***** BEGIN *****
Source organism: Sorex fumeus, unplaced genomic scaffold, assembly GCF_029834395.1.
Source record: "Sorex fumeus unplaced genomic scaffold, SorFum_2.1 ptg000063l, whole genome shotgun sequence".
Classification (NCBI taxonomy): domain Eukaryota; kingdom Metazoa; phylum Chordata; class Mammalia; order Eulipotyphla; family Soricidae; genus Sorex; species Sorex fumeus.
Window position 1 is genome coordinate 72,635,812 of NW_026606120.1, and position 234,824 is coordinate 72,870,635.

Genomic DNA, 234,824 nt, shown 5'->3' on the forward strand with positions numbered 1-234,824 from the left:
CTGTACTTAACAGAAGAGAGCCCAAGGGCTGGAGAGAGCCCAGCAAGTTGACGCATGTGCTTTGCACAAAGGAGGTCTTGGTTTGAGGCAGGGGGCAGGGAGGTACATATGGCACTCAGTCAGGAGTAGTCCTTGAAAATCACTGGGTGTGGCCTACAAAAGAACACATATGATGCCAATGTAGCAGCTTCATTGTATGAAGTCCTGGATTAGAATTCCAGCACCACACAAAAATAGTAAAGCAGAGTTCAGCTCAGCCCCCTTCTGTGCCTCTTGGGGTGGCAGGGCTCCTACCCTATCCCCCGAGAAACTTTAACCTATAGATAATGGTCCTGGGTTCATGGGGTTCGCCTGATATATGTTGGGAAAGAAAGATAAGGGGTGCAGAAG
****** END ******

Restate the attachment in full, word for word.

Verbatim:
Source organism: Sorex fumeus, unplaced genomic scaffold, assembly GCF_029834395.1.
Source record: "Sorex fumeus unplaced genomic scaffold, SorFum_2.1 ptg000063l, whole genome shotgun sequence".
Classification (NCBI taxonomy): domain Eukaryota; kingdom Metazoa; phylum Chordata; class Mammalia; order Eulipotyphla; family Soricidae; genus Sorex; species Sorex fumeus.
Window position 1 is genome coordinate 72,635,812 of NW_026606120.1, and position 234,824 is coordinate 72,870,635.

Genomic DNA, 234,824 nt, shown 5'->3' on the forward strand with positions numbered 1-234,824 from the left:
CTGTACTTAACAGAAGAGAGCCCAAGGGCTGGAGAGAGCCCAGCAAGTTGACGCATGTGCTTTGCACAAAGGAGGTCTTGGTTTGAGGCAGGGGGCAGGGAGGTACATATGGCACTCAGTCAGGAGTAGTCCTTGAAAATCACTGGGTGTGGCCTACAAAAGAACACATATGATGCCAATGTAGCAGCTTCATTGTATGAAGTCCTGGATTAGAATTCCAGCACCACACAAAAATAGTAAAGCAGAGTTCAGCTCAGCCCCCTTCTGTGCCTCTTGGGGTGGCAGGGCTCCTACCCTATCCCCCGAGAAACTTTAACCTATAGATAATGGTCCTGGGTTCATGGGGTTCGCCTGATATATGTTGGGAAAGAAAGATAAGGGGTGCAGAAG